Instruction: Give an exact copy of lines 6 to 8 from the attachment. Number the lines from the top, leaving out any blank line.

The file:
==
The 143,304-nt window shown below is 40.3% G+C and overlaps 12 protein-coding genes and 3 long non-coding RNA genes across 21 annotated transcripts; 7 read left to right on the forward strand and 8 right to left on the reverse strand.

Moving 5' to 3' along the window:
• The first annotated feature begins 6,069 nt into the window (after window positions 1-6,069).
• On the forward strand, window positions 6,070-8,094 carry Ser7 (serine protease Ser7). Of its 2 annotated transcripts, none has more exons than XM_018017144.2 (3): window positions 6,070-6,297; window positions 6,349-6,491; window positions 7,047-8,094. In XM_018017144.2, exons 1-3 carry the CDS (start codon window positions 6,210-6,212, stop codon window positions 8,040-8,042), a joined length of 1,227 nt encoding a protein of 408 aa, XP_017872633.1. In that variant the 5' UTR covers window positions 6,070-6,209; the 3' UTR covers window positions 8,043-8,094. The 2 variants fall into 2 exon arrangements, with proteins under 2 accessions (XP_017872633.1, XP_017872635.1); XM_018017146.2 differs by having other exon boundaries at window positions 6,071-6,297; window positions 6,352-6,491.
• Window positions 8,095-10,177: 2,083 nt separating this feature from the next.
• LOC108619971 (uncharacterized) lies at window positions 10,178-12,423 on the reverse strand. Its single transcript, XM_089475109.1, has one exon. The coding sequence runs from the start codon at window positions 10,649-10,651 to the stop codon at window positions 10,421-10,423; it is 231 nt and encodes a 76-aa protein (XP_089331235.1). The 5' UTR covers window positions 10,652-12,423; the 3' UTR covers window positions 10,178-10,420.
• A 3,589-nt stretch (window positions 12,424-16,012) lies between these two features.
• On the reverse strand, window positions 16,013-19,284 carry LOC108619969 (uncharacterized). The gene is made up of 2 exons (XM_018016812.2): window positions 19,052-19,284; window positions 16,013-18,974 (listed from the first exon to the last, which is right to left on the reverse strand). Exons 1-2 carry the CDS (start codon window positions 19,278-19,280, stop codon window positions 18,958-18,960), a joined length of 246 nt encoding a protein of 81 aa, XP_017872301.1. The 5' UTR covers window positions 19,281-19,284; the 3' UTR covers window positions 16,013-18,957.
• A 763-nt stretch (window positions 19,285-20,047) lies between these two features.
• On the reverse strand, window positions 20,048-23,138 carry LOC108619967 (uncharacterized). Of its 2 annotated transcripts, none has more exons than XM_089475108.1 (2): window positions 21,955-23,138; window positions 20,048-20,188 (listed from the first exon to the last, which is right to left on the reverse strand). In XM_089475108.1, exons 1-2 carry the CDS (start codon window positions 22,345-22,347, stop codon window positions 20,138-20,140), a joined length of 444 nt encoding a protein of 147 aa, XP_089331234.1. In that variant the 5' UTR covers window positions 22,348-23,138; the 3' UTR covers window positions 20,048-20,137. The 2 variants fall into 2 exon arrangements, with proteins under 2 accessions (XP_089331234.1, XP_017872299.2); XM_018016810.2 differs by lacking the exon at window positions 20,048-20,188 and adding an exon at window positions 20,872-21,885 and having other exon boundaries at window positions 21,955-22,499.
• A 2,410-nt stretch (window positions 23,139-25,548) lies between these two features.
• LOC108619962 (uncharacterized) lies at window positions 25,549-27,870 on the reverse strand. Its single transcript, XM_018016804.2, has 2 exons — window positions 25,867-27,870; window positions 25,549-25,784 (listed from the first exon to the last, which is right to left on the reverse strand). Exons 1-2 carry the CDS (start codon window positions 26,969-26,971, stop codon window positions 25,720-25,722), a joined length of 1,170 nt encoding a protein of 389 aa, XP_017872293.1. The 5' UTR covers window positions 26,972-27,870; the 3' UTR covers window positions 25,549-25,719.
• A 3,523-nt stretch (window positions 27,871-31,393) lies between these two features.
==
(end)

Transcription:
• LOC108619971 (uncharacterized) lies at window positions 10,178-12,423 on the reverse strand. Its single transcript, XM_089475109.1, has one exon. The coding sequence runs from the start codon at window positions 10,649-10,651 to the stop codon at window positions 10,421-10,423; it is 231 nt and encodes a 76-aa protein (XP_089331235.1). The 5' UTR covers window positions 10,652-12,423; the 3' UTR covers window positions 10,178-10,420.
• A 3,589-nt stretch (window positions 12,424-16,012) lies between these two features.
• On the reverse strand, window positions 16,013-19,284 carry LOC108619969 (uncharacterized). The gene is made up of 2 exons (XM_018016812.2): window positions 19,052-19,284; window positions 16,013-18,974 (listed from the first exon to the last, which is right to left on the reverse strand). Exons 1-2 carry the CDS (start codon window positions 19,278-19,280, stop codon window positions 18,958-18,960), a joined length of 246 nt encoding a protein of 81 aa, XP_017872301.1. The 5' UTR covers window positions 19,281-19,284; the 3' UTR covers window positions 16,013-18,957.